A court in Munich has sentenced the only surviving member of a neo-Nazi cell to life in prison after a trial that started in 2013.
Beate Zschäpe was convicted of ten murders. The victims were nine Turkish and Greek immigrants while the tenth was a German policewoman.
The killings were carried out by a trio known as the Nationalist Socialist Underground, or NSU, and took place between 2000 and 2007.
The other two NSU members, Uwe Boehnhardt and Uwe Mundlos killed themselves in what's believed to have been a suicide pact in 2011.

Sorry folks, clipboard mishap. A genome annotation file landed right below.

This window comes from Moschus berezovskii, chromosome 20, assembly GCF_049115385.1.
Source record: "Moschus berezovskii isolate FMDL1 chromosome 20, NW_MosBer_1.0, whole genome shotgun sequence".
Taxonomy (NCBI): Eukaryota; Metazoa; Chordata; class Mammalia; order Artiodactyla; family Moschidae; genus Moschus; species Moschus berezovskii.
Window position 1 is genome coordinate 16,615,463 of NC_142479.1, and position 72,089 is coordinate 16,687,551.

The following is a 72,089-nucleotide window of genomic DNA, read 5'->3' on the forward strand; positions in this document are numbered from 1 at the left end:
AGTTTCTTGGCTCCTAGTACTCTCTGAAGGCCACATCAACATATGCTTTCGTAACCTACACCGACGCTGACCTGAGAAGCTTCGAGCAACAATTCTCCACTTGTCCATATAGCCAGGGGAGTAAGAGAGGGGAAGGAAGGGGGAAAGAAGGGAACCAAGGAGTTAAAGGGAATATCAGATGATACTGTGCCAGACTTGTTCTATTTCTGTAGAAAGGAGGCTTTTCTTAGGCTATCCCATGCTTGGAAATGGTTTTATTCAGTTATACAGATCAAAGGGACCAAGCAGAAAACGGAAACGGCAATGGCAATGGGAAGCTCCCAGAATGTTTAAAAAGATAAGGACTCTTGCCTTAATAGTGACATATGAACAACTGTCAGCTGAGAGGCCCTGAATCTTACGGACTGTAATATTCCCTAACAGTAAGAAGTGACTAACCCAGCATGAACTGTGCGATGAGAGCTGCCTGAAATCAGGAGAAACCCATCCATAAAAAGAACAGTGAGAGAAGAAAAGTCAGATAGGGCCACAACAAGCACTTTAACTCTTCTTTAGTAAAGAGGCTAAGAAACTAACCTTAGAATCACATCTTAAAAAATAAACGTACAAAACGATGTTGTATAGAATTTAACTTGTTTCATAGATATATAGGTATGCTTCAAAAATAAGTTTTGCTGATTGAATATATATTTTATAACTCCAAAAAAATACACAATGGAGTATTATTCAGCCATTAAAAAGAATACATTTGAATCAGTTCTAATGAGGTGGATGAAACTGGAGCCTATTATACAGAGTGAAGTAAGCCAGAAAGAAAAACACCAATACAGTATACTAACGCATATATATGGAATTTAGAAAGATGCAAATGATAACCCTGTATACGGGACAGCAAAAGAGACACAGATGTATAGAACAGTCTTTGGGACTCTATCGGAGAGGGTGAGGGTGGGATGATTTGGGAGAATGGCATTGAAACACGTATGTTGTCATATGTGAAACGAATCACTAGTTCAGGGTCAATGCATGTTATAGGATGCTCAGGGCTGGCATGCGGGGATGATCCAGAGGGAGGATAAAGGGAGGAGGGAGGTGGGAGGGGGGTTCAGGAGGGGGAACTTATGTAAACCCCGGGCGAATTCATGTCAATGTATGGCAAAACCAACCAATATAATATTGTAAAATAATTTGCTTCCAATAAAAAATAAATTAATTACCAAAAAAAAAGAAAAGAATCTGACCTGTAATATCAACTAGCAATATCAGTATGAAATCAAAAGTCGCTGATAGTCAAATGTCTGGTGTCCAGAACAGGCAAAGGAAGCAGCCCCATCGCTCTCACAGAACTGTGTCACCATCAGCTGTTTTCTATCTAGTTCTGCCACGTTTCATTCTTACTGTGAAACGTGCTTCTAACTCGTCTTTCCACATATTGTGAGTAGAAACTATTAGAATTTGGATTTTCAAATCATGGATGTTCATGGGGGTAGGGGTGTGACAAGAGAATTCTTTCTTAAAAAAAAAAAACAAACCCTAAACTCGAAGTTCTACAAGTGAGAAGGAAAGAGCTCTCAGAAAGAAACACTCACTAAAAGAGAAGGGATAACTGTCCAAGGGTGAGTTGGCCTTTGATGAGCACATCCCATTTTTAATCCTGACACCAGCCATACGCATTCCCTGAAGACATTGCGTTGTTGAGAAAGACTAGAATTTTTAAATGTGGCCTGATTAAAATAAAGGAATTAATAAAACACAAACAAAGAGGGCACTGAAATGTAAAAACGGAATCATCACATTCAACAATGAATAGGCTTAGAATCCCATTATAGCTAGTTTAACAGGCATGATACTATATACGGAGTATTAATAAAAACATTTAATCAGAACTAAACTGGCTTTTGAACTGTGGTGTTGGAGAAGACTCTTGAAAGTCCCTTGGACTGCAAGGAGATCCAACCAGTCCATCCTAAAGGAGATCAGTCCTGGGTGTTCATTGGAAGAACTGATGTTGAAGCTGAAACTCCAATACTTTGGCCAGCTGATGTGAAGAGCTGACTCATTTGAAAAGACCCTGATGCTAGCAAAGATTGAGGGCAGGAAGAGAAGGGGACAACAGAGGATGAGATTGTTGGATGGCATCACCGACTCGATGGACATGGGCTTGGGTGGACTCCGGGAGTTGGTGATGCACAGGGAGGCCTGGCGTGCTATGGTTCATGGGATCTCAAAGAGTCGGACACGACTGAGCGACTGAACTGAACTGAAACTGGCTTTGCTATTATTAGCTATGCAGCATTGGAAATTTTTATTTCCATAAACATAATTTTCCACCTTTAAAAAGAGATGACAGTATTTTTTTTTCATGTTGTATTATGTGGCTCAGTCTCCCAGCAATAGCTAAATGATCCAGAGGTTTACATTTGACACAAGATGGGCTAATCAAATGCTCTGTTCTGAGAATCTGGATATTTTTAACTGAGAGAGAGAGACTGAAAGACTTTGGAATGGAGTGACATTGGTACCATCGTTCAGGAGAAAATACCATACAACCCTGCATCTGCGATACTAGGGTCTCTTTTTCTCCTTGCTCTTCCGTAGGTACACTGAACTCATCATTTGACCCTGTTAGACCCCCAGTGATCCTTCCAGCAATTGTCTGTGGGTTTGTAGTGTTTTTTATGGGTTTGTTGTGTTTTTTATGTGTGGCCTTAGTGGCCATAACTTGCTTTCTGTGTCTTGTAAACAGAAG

The victims died in a series of shootings and bombings. Zschäpe herself claims she was not involved in any of the murders and only heard about them afterward. Her lawyers have now filed an appeal. After the other two cell members died it was she who revealed the scale of the gang's activities. The police had previously blamed the series of killings on immigrant crime gangs.
Four men were convicted alongside Zschäpe for various offences including supplying a murder weapon, helping the killers while in hiding, and sympathising with a terrorist organisation.
The trial was one of Germany's longest post-war hearings, involving around 800 witnesses, yet relatives of the victims say questions still remain unanswered.
The case shocked the country, which to some extent is still trying to come to terms with its Nazi past.